Uncertainty, Information and control with transport lag (was ...part I: U, I, and M)

[Martin Taylor 2013.02.01.16.43]

``````        [Martin Taylor
``````

2013.03.01.13.10]

``````        Probably. Maybe you can think of easier wording. Something
``````

along the lines of “If it takes some time for the effect of
a control action to arrive at the CEV, the disturbance value
may have changed. If the disturbance is changing only
slowly, control could still be good, but if it is likely to
change much during that lag time, control will not be very
successful.”?

AM:

Yes, something like that.

Is there a mathematical formulation with frequencies?

``````      As in: if frequency of d is smaller than 1/timelag, then
``````

control will not be good.

Yes.

``````But it is not trivial if you don't have the right background. I
``````

append to this message a brief skim of that background. It is long,
but very short compared to the length of courses required to teach
it properly. Even a brief flyover may seem to be a long trek.

``````The quick takeaway from it is about bandwidth, not frequency as
``````

such. If the effective disturbance bandwidth is Weff, then if the
lag is greater than 1/(2*Weff), no control at all is possible, and
attempts to control will add to the variability of the CEV. (The
“effective bandwidth” concept is discussed in the “brief skim”
appended to this message.) For zero lag, the limit on control for a
control system with an integrator output function is set by the gain
rate of the integrator, since that determines the available bit rate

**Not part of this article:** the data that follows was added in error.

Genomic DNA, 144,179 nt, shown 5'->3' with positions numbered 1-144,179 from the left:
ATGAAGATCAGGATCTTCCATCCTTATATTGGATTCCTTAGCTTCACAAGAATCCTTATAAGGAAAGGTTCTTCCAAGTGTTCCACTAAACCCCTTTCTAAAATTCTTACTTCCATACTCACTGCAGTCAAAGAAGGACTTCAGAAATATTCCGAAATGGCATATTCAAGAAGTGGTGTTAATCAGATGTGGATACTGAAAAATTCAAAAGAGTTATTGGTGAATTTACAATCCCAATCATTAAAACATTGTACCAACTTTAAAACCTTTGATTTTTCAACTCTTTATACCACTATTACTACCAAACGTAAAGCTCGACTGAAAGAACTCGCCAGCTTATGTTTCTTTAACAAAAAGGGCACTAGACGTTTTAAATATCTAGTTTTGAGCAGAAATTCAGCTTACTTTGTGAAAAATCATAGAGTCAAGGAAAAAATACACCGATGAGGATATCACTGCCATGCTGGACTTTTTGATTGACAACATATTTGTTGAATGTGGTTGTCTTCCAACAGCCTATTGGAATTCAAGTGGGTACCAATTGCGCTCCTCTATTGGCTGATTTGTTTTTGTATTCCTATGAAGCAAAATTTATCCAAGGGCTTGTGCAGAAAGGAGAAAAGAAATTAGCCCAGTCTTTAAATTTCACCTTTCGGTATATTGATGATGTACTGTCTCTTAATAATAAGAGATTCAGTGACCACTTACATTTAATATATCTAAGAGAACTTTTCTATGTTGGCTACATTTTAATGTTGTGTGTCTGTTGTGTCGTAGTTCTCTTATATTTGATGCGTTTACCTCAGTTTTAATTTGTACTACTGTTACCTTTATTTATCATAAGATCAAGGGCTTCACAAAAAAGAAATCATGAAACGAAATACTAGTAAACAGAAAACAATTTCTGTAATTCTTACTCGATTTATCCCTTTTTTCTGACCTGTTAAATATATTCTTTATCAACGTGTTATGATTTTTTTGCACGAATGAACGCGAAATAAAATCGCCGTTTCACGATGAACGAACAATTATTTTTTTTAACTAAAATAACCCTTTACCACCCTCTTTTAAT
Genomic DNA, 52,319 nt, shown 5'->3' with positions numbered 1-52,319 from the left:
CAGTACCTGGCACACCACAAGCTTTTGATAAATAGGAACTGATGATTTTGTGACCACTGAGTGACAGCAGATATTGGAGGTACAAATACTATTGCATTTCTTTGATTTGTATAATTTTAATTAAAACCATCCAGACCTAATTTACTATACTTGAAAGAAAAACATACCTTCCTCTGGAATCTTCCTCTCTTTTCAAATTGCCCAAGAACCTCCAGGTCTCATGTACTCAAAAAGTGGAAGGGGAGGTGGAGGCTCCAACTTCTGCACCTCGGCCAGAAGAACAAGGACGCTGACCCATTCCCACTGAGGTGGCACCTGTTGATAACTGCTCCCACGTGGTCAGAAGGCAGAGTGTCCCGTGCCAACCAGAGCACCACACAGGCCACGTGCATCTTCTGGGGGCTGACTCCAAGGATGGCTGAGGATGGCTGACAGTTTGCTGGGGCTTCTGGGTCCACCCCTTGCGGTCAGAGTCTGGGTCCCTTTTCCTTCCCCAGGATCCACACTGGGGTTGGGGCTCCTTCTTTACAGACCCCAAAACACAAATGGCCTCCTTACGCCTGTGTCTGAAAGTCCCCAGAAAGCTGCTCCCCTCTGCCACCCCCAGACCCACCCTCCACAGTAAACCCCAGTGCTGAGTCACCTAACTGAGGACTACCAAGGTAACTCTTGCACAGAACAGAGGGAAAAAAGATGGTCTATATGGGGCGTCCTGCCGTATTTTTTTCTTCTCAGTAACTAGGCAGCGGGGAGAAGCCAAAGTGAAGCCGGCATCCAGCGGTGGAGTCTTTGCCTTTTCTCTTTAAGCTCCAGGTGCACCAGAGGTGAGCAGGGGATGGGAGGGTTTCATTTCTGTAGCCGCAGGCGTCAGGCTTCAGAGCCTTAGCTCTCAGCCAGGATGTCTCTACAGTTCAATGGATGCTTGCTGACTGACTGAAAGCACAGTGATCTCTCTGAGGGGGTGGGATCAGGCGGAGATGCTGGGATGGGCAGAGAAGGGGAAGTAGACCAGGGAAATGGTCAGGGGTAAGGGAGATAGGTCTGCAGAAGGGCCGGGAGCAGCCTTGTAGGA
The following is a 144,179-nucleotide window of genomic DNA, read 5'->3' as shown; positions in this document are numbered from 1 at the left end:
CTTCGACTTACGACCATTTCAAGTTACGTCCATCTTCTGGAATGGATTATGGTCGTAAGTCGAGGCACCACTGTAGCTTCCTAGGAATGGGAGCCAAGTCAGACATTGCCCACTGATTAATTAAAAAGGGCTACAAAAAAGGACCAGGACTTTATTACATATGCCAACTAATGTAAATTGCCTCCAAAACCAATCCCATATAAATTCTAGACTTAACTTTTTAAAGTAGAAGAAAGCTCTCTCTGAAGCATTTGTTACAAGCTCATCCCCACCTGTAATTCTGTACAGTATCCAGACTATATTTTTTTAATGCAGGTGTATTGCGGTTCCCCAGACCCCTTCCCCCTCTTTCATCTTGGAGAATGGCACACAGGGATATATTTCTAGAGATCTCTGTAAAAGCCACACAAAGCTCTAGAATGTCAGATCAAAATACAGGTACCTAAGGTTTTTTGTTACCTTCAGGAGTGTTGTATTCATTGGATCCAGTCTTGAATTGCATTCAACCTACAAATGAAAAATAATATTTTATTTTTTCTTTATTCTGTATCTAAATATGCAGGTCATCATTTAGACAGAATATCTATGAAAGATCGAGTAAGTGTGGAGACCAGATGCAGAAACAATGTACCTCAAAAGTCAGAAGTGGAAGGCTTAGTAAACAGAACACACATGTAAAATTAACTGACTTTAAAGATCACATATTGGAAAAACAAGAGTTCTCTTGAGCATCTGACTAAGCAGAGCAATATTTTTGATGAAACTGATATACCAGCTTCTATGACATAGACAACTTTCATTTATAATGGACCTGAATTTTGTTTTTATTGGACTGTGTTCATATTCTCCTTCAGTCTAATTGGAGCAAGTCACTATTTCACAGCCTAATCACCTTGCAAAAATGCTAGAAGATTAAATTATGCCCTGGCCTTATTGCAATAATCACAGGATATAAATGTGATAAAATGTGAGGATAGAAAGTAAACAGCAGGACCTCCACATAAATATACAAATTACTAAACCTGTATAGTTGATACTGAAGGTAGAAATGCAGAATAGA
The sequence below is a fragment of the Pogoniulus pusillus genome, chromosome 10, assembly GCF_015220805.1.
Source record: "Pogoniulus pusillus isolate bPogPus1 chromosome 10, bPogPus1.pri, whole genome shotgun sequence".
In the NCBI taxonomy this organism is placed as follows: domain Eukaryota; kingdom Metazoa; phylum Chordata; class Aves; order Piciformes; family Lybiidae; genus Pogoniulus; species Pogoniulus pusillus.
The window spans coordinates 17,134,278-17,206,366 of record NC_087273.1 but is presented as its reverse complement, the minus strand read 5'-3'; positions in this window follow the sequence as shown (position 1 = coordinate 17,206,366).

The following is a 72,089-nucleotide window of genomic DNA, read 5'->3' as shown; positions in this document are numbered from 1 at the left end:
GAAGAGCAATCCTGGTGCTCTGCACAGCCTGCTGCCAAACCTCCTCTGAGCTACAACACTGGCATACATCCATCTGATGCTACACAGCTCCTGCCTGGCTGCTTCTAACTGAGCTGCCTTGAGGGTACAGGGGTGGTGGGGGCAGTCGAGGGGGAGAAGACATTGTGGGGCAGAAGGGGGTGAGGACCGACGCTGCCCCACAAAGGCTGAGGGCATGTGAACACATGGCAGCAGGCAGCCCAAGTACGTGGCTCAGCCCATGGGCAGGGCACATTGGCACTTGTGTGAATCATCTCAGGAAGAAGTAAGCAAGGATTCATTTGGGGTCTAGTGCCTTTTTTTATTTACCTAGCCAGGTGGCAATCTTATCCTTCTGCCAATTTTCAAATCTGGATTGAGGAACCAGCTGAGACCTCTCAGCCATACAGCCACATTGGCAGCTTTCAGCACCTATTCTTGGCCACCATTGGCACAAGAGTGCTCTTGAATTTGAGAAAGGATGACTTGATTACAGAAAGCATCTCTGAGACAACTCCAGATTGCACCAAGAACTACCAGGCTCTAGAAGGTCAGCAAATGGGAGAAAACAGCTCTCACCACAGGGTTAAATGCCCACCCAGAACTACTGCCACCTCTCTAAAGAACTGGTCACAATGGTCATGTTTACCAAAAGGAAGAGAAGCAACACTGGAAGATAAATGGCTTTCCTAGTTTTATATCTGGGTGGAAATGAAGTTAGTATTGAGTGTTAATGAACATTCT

for control. I do not discuss that any further in this message. For
lags between zero and 1/2Weff, control is less the longer the lag. I
copy here a few final paragraphs from the end of the “brief skim”.
They may be all you need, as most of the long derivation is
concerned with the interplay between uncertainties of frequency and
time representation.

``````...

If the loop transport lag is L seconds, then at time t0, Eo, the
``````

effect of the output at the CEV, cannot be derived from any values
of the CEV later than time t0-L. Since then, the CEV has been
influenced by all the changes in the disturbance over the subsequent
L seconds. The net result of those changes is uncertainty that is
proportional to the time since the last observation:

``````U_L(X) = min(2*Weff*L*Umax, Umax) where X represents the possible
``````

values of the CEV and U_L(X) is its uncertainty L seconds after X
was last observed.

``````As a function of lag L, this is a linear rise from zero to Umax at a
``````

rate 2Weff*Umax bits/second. The actual value of Umax depends on the
resolution of the observation if the variation of the CEV is
continuous, but not if it is discrete.

``````![Re Negative feedback too simpl4.jpg|367x237](upload://wHj11pfvYINPJ88rD5AWToqBuaD.jpeg)

U_L(X) is the minimum possible uncertainty of the CEV for a loop
``````

with transport lag L, given Eo and its history (EoHist). Since the
global uncertainty of the disturbance is defined as Umax, the
maximum value of the mutual information M between EoHist and d (the
disturbance waveform) is